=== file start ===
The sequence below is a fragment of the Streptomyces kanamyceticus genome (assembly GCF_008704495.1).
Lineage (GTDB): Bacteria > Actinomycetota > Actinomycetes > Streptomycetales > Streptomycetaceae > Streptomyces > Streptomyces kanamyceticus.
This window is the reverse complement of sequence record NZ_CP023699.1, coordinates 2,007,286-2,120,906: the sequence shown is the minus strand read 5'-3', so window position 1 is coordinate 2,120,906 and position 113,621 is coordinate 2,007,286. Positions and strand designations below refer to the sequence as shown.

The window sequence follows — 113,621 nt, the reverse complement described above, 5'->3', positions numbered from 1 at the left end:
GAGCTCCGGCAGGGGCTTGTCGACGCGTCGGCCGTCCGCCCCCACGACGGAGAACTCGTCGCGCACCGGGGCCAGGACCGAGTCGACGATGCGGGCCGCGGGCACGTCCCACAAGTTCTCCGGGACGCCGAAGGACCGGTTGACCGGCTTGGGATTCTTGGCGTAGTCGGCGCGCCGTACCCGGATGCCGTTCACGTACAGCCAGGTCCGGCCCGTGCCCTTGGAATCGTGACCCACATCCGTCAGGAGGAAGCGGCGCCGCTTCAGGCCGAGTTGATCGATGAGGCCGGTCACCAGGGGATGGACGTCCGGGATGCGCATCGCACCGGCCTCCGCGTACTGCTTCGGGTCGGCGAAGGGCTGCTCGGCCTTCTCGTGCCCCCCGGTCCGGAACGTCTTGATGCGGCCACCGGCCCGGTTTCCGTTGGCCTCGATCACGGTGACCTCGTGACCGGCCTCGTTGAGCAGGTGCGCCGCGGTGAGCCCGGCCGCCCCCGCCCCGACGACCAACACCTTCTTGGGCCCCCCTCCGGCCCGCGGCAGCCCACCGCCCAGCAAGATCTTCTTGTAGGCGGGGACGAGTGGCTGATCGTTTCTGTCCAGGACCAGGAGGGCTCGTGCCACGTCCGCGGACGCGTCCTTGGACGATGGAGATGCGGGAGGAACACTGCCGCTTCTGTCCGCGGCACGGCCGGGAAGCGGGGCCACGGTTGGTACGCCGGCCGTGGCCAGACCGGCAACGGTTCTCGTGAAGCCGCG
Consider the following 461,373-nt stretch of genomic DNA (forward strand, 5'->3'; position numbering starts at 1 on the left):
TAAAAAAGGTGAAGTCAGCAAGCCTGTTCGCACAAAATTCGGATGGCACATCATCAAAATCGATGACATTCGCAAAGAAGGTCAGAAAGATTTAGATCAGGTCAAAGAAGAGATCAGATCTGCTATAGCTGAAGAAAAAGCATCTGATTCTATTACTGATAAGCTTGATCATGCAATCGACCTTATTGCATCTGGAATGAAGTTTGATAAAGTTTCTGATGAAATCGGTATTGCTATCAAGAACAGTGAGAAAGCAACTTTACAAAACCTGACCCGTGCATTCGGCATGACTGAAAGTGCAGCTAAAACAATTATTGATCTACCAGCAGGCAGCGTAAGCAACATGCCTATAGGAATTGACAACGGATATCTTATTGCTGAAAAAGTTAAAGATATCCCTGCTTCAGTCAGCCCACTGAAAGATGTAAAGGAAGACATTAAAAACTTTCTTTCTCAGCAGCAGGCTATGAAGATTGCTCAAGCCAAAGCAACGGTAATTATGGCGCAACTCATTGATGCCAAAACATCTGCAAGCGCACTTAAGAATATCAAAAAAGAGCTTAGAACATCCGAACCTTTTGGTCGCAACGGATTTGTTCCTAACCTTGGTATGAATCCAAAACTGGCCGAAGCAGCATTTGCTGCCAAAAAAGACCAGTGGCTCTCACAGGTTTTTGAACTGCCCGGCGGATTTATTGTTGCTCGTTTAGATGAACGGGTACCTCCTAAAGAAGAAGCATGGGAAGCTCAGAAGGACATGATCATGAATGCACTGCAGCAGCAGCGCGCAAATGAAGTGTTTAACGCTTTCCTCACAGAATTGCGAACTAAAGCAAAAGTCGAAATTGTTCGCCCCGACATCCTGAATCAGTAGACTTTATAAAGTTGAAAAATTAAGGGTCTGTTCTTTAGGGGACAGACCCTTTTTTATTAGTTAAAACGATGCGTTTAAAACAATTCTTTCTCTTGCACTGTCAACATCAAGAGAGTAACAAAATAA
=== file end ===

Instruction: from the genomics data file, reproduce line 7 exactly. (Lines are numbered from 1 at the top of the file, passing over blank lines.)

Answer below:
TAAAAAAGGTGAAGTCAGCAAGCCTGTTCGCACAAAATTCGGATGGCACATCATCAAAATCGATGACATTCGCAAAGAAGGTCAGAAAGATTTAGATCAGGTCAAAGAAGAGATCAGATCTGCTATAGCTGAAGAAAAAGCATCTGATTCTATTACTGATAAGCTTGATCATGCAATCGACCTTATTGCATCTGGAATGAAGTTTGATAAAGTTTCTGATGAAATCGGTATTGCTATCAAGAACAGTGAGAAAGCAACTTTACAAAACCTGACCCGTGCATTCGGCATGACTGAAAGTGCAGCTAAAACAATTATTGATCTACCAGCAGGCAGCGTAAGCAACATGCCTATAGGAATTGACAACGGATATCTTATTGCTGAAAAAGTTAAAGATATCCCTGCTTCAGTCAGCCCACTGAAAGATGTAAAGGAAGACATTAAAAACTTTCTTTCTCAGCAGCAGGCTATGAAGATTGCTCAAGCCAAAGCAACGGTAATTATGGCGCAACTCATTGATGCCAAAACATCTGCAAGCGCACTTAAGAATATCAAAAAAGAGCTTAGAACATCCGAACCTTTTGGTCGCAACGGATTTGTTCCTAACCTTGGTATGAATCCAAAACTGGCCGAAGCAGCATTTGCTGCCAAAAAAGACCAGTGGCTCTCACAGGTTTTTGAACTGCCCGGCGGATTTATTGTTGCTCGTTTAGATGAACGGGTACCTCCTAAAGAAGAAGCATGGGAAGCTCAGAAGGACATGATCATGAATGCACTGCAGCAGCAGCGCGCAAATGAAGTGTTTAACGCTTTCCTCACAGAATTGCGAACTAAAGCAAAAGTCGAAATTGTTCGCCCCGACATCCTGAATCAGTAGACTTTATAAAGTTGAAAAATTAAGGGTCTGTTCTTTAGGGGACAGACCCTTTTTTATTAGTTAAAACGATGCGTTTAAAACAATTCTTTCTCTTGCACTGTCAACATCAAGAGAGTAACAAAATAA